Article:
Lotus exhibition commemorates Buddha’s birthday

VietNamNet Bridge, June 5, 2007

Hanoi, Vietnam -- An exhibition titled Early Summer Lotus by a group of young painters is being held at the Viet Art Centre, 42 Yet Kieu, Hanoi, on the occasion of Buddha’s 2551st birthday.

<< Dang Phuong Viet’s Lotuses

The group said they called themselves Mac Huong (scent of ink) because of their 2 common hobbies: painting and Buddhism. And group members each have their everyday and religious names.

Painter Nguyen Linh (or Quang Nghiem) recalled: “We got together voluntarily after coincidentally meeting each other at Perfume Pagoda.”

Explaining their passion for Buddhism, all group members said they were motivated by a hope to do good. 26-year-old Le Tien Cong (or Quang Vien), the youngest painter in the group, said: “Studying Buddhism helps one to look at life with hopeful eyes and train one’s characters.”

Each group member has a different style of painting.  Thus, some paintings are all about pagodas and other Buddhist images, while others capture the beauty of flowers. As for scenery paintings at the exhibition, they represent all sorts of styles from realism to expressionism.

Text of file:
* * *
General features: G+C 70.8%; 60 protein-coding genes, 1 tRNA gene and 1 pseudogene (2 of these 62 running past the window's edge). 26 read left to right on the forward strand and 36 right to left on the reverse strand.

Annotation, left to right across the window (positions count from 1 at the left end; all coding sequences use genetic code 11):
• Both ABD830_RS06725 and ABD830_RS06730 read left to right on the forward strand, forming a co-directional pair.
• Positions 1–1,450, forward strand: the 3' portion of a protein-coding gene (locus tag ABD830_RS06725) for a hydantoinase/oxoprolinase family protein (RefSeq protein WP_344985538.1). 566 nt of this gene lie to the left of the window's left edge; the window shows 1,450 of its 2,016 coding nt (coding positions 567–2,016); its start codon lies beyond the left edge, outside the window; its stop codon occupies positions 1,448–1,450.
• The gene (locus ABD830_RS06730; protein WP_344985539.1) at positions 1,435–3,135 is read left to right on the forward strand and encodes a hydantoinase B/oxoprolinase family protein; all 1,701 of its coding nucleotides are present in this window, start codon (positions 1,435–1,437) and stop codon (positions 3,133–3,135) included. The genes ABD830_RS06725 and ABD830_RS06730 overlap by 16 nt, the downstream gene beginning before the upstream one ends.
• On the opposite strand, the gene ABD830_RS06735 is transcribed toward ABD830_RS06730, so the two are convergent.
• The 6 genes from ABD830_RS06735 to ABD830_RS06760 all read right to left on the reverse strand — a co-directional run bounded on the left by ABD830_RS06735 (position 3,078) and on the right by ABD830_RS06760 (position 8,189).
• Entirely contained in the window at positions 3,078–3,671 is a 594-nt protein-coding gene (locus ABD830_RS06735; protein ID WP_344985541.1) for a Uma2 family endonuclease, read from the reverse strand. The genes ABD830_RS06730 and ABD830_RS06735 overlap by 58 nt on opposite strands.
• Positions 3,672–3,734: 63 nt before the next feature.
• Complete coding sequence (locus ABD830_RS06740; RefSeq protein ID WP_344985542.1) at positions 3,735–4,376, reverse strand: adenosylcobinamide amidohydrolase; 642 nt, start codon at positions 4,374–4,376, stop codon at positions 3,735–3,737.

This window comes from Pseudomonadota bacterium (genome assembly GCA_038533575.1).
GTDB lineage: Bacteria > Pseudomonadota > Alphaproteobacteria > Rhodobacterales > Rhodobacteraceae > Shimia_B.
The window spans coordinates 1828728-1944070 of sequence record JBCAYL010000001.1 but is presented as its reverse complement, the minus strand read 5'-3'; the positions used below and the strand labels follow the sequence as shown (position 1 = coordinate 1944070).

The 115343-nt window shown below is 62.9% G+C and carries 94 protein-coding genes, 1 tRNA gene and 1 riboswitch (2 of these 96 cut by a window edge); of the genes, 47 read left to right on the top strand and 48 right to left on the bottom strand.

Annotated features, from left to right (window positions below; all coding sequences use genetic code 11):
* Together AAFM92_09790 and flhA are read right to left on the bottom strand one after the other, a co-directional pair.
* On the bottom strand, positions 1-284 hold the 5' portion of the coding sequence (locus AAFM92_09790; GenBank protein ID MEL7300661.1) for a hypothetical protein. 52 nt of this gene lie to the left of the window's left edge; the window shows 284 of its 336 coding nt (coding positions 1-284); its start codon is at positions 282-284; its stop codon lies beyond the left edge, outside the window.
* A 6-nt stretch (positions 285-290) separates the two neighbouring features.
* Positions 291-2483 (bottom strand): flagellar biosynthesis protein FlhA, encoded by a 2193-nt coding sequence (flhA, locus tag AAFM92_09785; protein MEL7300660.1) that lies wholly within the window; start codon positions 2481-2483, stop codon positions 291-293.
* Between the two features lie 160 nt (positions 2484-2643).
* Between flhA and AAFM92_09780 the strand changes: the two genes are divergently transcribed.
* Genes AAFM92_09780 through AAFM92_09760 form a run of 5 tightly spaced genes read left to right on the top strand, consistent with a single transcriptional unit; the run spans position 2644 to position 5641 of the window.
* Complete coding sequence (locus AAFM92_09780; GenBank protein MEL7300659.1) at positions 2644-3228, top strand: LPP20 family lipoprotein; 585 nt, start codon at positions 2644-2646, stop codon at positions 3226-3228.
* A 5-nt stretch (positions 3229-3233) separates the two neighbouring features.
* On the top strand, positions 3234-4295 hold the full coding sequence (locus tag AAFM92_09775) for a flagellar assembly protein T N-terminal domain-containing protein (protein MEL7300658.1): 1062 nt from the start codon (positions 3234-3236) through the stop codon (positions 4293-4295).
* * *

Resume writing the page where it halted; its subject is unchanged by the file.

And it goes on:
Diverse sources of materials such as silk, lacquer, and oil-paint were used. Speaking at the opening ceremony, the Venerable Thich Minh Hien said: “In the eyes of bonzes, all of these works were created by the heart.”

To Nguyen Thi Nhan, another female member and currently in charge of textbook pictures at Hanoi University of Health, sitting in mediation and painting are sometimes one.

Her contribution to the exhibition is a series of pictures of mandalas, those ritualistic geometric designs symbolic of the universe, used in Hinduism and Buddhism as an aid to meditation. “Meditating isn’t necessarily sitting still with your legs folded."

"When you paint with a high level of concentration, you can also be said to be meditating. I mediate when I draw mandalas and this makes me feel that my shapes and colors look sure and firm,” said Nhan.

But perhaps the most colorful and eye-catching part of the exhibition is five-color lotus paintings by Dang Phuong Viet. Lotus ponds through Viet’s eyes are full of hope and happiness. Even rotten lotuses look cheerful.

This is one of the few public exhibitions of Dang Viet Phuong, who fears his works may be counterfeited. “But my heart can never be counterfeited,” said he.

Organized by Buddhism Culture magazine, the exhibition will last until June 8.